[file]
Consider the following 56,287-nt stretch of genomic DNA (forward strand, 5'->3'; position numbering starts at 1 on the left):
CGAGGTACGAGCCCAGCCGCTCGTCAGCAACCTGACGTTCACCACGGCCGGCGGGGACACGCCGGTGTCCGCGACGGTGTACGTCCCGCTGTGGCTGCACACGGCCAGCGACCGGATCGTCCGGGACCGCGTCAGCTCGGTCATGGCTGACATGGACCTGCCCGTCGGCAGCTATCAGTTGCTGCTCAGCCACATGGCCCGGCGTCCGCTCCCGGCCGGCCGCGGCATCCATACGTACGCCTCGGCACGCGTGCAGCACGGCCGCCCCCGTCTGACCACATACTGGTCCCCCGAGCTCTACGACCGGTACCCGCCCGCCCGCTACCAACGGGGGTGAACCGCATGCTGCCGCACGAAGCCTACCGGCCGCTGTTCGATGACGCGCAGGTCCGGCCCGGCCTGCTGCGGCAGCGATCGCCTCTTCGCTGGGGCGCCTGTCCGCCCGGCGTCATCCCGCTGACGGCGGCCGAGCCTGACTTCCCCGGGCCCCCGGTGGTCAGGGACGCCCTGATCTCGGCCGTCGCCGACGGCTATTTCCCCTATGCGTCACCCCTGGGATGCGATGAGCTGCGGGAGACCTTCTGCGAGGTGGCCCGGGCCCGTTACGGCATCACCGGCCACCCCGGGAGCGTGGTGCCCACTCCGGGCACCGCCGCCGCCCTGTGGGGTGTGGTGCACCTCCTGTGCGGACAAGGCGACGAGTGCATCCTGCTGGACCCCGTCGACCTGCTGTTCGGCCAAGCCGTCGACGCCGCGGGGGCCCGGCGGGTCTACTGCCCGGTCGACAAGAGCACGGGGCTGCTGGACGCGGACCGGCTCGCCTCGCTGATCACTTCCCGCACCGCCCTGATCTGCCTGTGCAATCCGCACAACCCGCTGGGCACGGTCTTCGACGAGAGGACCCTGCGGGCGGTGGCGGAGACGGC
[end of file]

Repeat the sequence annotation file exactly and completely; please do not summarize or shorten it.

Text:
Consider the following 56,287-nt stretch of genomic DNA (forward strand, 5'->3'; position numbering starts at 1 on the left):
CGAGGTACGAGCCCAGCCGCTCGTCAGCAACCTGACGTTCACCACGGCCGGCGGGGACACGCCGGTGTCCGCGACGGTGTACGTCCCGCTGTGGCTGCACACGGCCAGCGACCGGATCGTCCGGGACCGCGTCAGCTCGGTCATGGCTGACATGGACCTGCCCGTCGGCAGCTATCAGTTGCTGCTCAGCCACATGGCCCGGCGTCCGCTCCCGGCCGGCCGCGGCATCCATACGTACGCCTCGGCACGCGTGCAGCACGGCCGCCCCCGTCTGACCACATACTGGTCCCCCGAGCTCTACGACCGGTACCCGCCCGCCCGCTACCAACGGGGGTGAACCGCATGCTGCCGCACGAAGCCTACCGGCCGCTGTTCGATGACGCGCAGGTCCGGCCCGGCCTGCTGCGGCAGCGATCGCCTCTTCGCTGGGGCGCCTGTCCGCCCGGCGTCATCCCGCTGACGGCGGCCGAGCCTGACTTCCCCGGGCCCCCGGTGGTCAGGGACGCCCTGATCTCGGCCGTCGCCGACGGCTATTTCCCCTATGCGTCACCCCTGGGATGCGATGAGCTGCGGGAGACCTTCTGCGAGGTGGCCCGGGCCCGTTACGGCATCACCGGCCACCCCGGGAGCGTGGTGCCCACTCCGGGCACCGCCGCCGCCCTGTGGGGTGTGGTGCACCTCCTGTGCGGACAAGGCGACGAGTGCATCCTGCTGGACCCCGTCGACCTGCTGTTCGGCCAAGCCGTCGACGCCGCGGGGGCCCGGCGGGTCTACTGCCCGGTCGACAAGAGCACGGGGCTGCTGGACGCGGACCGGCTCGCCTCGCTGATCACTTCCCGCACCGCCCTGATCTGCCTGTGCAATCCGCACAACCCGCTGGGCACGGTCTTCGACGAGAGGACCCTGCGGGCGGTGGCGGAGACGGC